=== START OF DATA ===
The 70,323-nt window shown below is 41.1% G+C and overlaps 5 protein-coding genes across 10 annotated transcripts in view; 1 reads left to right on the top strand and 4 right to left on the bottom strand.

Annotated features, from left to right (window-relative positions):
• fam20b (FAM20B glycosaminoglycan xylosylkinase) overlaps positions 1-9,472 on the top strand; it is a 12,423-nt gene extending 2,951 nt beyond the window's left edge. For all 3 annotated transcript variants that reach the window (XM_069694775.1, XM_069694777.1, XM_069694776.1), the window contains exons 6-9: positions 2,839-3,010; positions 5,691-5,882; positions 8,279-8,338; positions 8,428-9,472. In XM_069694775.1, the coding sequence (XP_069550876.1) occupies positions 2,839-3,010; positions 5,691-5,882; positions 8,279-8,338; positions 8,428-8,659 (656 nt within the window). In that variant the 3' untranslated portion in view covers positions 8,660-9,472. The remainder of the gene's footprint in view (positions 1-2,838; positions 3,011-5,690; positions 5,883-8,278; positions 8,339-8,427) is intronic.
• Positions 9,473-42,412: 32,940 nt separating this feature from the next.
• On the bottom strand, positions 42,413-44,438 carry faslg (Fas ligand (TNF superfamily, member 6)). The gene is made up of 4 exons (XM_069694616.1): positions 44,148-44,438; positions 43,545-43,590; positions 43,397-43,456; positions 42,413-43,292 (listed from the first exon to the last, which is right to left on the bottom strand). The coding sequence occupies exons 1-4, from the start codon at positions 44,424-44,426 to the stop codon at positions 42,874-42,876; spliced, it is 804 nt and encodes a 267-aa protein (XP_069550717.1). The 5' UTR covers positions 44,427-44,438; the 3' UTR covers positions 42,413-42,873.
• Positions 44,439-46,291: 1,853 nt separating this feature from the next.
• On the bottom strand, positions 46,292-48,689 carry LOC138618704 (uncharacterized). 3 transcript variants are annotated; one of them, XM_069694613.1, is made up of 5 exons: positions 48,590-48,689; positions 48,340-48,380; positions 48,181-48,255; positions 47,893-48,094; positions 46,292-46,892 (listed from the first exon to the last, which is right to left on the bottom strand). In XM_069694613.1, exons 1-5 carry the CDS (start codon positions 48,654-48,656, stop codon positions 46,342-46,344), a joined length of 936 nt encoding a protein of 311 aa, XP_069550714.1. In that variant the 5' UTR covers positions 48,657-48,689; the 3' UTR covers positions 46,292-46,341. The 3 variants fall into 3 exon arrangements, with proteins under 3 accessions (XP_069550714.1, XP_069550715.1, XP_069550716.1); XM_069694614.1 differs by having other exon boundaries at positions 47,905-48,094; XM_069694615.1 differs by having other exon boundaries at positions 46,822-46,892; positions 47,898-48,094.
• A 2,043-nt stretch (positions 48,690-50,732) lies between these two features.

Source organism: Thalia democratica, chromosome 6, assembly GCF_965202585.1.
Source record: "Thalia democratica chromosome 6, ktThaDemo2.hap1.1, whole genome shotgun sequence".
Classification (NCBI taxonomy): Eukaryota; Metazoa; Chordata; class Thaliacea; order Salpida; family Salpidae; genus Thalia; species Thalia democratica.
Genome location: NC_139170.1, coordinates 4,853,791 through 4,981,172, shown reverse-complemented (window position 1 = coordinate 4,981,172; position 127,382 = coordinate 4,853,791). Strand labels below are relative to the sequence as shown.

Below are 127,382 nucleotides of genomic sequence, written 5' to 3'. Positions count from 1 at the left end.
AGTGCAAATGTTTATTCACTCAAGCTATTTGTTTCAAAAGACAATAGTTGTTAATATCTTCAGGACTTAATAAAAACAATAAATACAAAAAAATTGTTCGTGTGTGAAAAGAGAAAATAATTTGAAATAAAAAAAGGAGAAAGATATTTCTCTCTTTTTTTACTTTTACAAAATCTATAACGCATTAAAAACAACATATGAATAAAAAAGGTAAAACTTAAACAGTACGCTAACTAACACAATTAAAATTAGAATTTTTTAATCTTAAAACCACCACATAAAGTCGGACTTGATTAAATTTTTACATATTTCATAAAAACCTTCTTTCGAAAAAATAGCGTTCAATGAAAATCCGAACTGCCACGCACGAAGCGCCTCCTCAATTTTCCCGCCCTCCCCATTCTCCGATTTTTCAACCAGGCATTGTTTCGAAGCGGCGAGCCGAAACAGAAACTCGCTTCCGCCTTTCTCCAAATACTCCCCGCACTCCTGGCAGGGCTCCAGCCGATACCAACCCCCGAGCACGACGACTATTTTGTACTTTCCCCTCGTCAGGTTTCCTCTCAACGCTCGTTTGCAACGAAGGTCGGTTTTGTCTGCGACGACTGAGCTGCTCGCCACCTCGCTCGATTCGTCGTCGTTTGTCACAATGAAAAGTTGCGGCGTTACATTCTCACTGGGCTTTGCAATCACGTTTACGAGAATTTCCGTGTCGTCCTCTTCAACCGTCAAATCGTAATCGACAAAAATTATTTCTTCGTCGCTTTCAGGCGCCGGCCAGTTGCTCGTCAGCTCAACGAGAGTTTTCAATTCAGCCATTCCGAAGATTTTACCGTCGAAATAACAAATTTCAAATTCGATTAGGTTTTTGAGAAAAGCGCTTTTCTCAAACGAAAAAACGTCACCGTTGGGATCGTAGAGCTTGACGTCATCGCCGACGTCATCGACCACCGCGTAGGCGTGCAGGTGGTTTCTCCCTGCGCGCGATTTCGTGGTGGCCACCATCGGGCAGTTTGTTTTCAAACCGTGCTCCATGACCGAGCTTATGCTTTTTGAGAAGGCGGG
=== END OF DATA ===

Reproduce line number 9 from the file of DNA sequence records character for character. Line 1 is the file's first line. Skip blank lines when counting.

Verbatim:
Source organism: Thalia democratica, chromosome 6, assembly GCF_965202585.1.